Protein extraction and Western blots

Protein extracts were obtained using trichloroacetic acid (TCA) extraction, as described previously [24]. For Western blots, 75–100 µg of total protein extract were run on 7,5% SDS-PAGE, transferred to a nitrocellulose filter (Amersham), and probed with mouse anti-HA 12CA5 (Roche Applied Sciences), mouse anti-ste11 (a gift of Dr Olaf Nielsen), mouse anti-GFP (Clontech) and mouse anti-tubulin (a gift of Dr Keith Gull) primary antibodies and, as secondary antibodies, NA 931, anti-mouse IgG, Horseradish Peroxidase (Amersham). Immunoblots were developed using the enhanced chemiluminescence procedure (ECL kit, Amersham). Phos-tag AAL-107 gels (NARD Institute) were used for shifts in the mobility of phosphorylated Rst2 at a final concentration of 100 µM, following the protocol suggested by the manufacturer.

Epifluorescence microscopy of GFP fusion proteins

Epifluorescence microscopy was carried out using a Zeiss Axioplan 2 fluorescence microscope equipped with an Orca-ER camera (Hamamatsu). To visualize nuclei, Hoechst 33342 was used to stain DNA.

Microarrays and data analyses

RNA was purified and cleaned using the RNeasy kit (Qiagen). RNA was analyzed with a 2100 Bioanalyzer (Agilent). The wild-type double-strand cDNA synthesis kit (Affymetrix) was used for the synthesis and purification of cDNA, and a Nanodrop spectrophotometer was used for cDNA quantification. cDNA was labeled and hybridized with a S. pombe Tiling 1.0FR Array, following the Affymetrix protocol. All the probes included in the arrays were aligned according to the S. pombe genome of the Pombe Sanger Institute Project ( To calibrate the sequence-specific probe effect, all data were background-corrected and quantile-normalized. To analyze different levels of transcription, all the normalized data were located in the correct genomic position and were visualized using Artemis (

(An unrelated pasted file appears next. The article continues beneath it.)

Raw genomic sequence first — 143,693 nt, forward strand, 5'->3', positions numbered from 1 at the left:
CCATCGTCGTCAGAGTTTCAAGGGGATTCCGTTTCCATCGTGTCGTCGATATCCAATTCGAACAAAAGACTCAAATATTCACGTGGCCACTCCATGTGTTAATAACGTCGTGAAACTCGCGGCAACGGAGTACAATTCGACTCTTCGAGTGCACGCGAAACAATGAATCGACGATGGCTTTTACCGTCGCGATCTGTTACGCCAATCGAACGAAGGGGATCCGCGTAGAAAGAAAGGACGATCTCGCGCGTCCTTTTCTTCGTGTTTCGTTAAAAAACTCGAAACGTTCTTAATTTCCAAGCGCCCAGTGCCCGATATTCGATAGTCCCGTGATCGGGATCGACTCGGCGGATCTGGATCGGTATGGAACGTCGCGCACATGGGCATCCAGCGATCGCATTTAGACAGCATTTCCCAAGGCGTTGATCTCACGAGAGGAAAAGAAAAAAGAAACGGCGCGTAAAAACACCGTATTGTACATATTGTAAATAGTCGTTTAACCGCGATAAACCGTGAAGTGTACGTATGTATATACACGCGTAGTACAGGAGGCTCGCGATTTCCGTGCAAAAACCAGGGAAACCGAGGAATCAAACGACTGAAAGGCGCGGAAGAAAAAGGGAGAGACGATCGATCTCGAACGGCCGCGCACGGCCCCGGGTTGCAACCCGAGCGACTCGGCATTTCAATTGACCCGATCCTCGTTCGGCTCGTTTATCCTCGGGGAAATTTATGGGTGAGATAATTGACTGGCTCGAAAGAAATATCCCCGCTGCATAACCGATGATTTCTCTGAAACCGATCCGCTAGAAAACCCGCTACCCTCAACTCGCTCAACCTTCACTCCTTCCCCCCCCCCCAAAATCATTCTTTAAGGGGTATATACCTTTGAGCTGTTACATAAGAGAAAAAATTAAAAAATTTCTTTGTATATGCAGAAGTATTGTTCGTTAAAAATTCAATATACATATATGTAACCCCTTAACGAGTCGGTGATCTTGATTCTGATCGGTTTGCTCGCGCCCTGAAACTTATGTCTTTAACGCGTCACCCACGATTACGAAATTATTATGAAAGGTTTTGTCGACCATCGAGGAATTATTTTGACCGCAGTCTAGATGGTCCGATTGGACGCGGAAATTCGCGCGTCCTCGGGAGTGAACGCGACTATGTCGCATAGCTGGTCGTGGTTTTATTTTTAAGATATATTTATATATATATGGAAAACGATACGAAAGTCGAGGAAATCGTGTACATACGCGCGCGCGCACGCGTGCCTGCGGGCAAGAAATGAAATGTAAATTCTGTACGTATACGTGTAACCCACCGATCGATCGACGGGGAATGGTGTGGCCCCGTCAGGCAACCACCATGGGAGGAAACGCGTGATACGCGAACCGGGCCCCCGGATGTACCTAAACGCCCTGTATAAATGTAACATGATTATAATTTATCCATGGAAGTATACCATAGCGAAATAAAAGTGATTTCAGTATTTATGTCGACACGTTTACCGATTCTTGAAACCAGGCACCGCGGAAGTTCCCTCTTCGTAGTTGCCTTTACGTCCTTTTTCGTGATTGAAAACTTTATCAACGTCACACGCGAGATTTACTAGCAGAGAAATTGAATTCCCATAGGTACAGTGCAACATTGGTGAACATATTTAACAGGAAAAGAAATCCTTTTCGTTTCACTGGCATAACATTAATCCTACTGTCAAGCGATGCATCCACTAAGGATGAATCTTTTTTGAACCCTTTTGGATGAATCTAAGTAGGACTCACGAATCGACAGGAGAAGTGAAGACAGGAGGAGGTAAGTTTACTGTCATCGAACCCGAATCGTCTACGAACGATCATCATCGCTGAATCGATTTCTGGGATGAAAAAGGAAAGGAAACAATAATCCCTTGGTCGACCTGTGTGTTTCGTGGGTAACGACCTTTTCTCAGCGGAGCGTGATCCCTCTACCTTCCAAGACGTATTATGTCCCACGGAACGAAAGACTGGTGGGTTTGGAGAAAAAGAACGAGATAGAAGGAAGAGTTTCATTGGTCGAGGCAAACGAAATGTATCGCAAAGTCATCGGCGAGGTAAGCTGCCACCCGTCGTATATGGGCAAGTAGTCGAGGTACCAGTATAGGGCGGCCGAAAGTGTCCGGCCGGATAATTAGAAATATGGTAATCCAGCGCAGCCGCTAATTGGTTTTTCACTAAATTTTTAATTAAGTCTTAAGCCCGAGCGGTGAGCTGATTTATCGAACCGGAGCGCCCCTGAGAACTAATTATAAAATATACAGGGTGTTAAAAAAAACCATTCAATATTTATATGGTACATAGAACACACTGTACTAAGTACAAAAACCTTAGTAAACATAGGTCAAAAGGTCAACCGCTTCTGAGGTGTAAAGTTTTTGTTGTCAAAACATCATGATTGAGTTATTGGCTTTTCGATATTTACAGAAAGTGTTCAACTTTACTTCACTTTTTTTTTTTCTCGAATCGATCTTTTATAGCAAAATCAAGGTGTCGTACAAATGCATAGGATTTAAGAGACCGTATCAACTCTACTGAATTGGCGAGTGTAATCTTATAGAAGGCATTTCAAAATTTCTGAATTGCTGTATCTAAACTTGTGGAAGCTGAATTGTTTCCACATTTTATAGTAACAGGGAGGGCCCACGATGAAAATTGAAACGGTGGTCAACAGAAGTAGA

In S. pombe, the TOR and PKA pathways synergize to prevent exit from the cell cycle

In fission yeast, the TOR and PKA pathways drive cell growth and proliferation and inhibit sexual differentiation. Inactivation of Tor2 in rich medium leads to cell cycle exit, G1 arrest and sexual differentiation, meiosis and sporulation [7], [8], [11], [25]. Similarly, cells defective in the catalytic subunit of PKA (pka1Δ) or adenylate cyclase (cyr1Δ) undergo sexual development, meiosis and sporulation in the absence of nitrogen starvation [26]. In contrast, overexpression of Tor2, or mutants in cgs1 encoding the regulatory subunit of the PKA, reveal a reduction in mating and sporulation in poor medium [7], [15].

We combined the temperature-sensitive allele of the tor2 gene, tor2-51, with deletions of the catalytic subunit of PKA (pka1Δ) or the regulatory subunit (cgs1Δ) and measured the DNA content by flow cytometry analysis. As shown in Fig. 1A, tor2-51 control cells began to accumulate with 1C DNA content about 8 hours after Tor2 inactivation. The double mutant tor2-51 pka1Δ showed a faster rate of accumulation of cells with 1C DNA content, and G1 cells were observed 4 hours after Tor2 inactivation. Finally, in the tor2-51 cgs1Δ double mutant no G1-arrested cells were observed 8 hours after Tor2 inactivation. These results indicate that the TOR and the PKA pathways cooperate to prevent cell cycle exit and G1 arrest in fission yeast.

Figure 1
The TOR and PKA pathways synergize to prevent cell cycle exit and G1 arrest.

Consistent with the FACS data, the inactivation of Tor2 led to the accumulation of the G1-specific rum1 transcript [7]. The level of rum1 mRNA was higher in pka1Δ cells and lower in cgs1Δ cells than in the control (Fig. 1B). To determine whether the increase in rum1 mRNA in pka1Δ cells was due to transcription activation or mRNA stabilization, we used a rum1 allele lacking the AU-rich elements in its 3′UTR, called rum1d3′1 [27]. In this mutant, the levels of rum1 mRNA also increased after tor2 inactivation, indicating that PKA activity was repressing rum1 transcription (Fig. 1C).

TOR and PKA pathways synergize to repress sexual differentiation